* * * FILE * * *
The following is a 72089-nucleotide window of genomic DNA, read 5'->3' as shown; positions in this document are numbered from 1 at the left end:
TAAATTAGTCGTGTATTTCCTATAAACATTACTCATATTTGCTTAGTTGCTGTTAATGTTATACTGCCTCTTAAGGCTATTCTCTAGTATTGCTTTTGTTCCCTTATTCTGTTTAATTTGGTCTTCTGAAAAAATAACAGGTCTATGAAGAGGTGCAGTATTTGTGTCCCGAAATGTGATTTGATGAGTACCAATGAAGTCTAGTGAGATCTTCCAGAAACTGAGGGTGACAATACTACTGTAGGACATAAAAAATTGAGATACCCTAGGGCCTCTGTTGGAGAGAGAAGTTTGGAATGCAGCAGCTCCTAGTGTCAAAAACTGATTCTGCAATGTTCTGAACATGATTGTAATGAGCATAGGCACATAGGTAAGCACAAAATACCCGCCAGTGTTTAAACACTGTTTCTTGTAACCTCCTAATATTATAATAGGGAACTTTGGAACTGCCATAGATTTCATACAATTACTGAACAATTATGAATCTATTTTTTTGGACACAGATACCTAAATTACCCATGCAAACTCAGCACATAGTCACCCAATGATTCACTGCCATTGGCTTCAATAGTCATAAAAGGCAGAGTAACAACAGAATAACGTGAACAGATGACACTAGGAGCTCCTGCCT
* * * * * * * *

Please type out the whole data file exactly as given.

The following is a 72089-nucleotide window of genomic DNA, read 5'->3' as shown; positions in this document are numbered from 1 at the left end:
TAAATTAGTCGTGTATTTCCTATAAACATTACTCATATTTGCTTAGTTGCTGTTAATGTTATACTGCCTCTTAAGGCTATTCTCTAGTATTGCTTTTGTTCCCTTATTCTGTTTAATTTGGTCTTCTGAAAAAATAACAGGTCTATGAAGAGGTGCAGTATTTGTGTCCCGAAATGTGATTTGATGAGTACCAATGAAGTCTAGTGAGATCTTCCAGAAACTGAGGGTGACAATACTACTGTAGGACATAAAAAATTGAGATACCCTAGGGCCTCTGTTGGAGAGAGAAGTTTGGAATGCAGCAGCTCCTAGTGTCAAAAACTGATTCTGCAATGTTCTGAACATGATTGTAATGAGCATAGGCACATAGGTAAGCACAAAATACCCGCCAGTGTTTAAACACTGTTTCTTGTAACCTCCTAATATTATAATAGGGAACTTTGGAACTGCCATAGATTTCATACAATTACTGAACAATTATGAATCTATTTTTTTGGACACAGATACCTAAATTACCCATGCAAACTCAGCACATAGTCACCCAATGATTCACTGCCATTGGCTTCAATAGTCATAAAAGGCAGAGTAACAACAGAATAACGTGAACAGATGACACTAGGAGCTCCTGCCT